Jeremy Corbyn Hopes To Learn From Bernie Sanders In Digital General Election Fight

Jane Barlow/PA Wire

Jeremy Corbyn will pledge to draw up a digital bill of rights as part of a new manifesto to promote and harness the internet as he continues to tour the country in his Labour leadership campaign.

Delivering a speech in London’s East End tech capital, he will promise to “democratise the internet” and use it to create “the most visible general election campaign ever”.

And he will highlight technical innovations made by his team, including the Canvassing App which was inspired by the Bernie Sanders campaign in the United States, as the way forward for political campaigning.

The promises are part of his seven-point “digital democracy manifesto” designed to extend and protect peoples’ internet rights.

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Appearing at Newspeak House Shoreditch on Tuesday morning, he will say: “My leadership campaign is leading the way in harnessing the advances of new technology to organise political campaigning like we’ve never seen before.

“The creativity of the networked young generation is phenomenal. We have thousands of young volunteers on our campaign taking part in this digital revolution.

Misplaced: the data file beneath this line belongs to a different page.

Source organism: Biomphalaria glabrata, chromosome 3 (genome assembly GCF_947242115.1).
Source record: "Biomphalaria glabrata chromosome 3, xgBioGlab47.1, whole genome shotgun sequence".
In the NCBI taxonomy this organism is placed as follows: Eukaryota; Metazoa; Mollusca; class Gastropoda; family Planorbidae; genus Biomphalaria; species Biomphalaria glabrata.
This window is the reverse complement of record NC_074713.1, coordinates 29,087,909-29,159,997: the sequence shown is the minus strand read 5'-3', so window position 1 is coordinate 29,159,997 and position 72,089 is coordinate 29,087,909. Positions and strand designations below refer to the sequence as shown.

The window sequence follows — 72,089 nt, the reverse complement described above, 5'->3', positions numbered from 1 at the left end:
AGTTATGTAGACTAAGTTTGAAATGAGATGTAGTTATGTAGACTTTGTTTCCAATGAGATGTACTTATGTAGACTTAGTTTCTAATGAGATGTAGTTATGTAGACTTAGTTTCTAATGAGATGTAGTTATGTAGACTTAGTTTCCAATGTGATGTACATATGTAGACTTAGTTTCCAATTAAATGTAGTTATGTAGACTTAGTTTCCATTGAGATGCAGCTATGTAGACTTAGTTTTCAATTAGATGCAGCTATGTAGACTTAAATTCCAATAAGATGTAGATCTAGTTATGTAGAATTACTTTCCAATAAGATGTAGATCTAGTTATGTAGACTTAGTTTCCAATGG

“We will channel this new energy and creativity into Labour’s general election campaign whenever it comes, it’s in this way that Labour can get back into government.

“Labour under my leadership will utilise the advances of digital technology to mobilise the most visible general election campaign ever.

“There is also a clear need for more online democracy and our manifesto today sets out how Labour would democratise the internet in order to rebuild and transform Britain, so that no-one and no community is left behind.”

As part of his digital manifesto he will announce plans for high speed broadband and mobile connectivity for every household, company and organisation in Britain, no matter how rural.

He will also promise to launch a public consultation to draw up a digital bill of rights, and develop a digital citizen passport - a voluntary scheme that will provide Britons with a secure and portable identity for their on-line activities.

Mr Corbyn will also pledge to create a free on-line hub of learning resources for his planned National Education Service and to require all publicly funded software and hardware is released under an Open Source licence.

He will also promise to foster more cooperative ownership of digital platforms by getting his proposed national investment bank to fund websites and apps designed to slash the cost of connecting producers with consumers.

And he will say he will utilise the internet to promote popular participation in politics.

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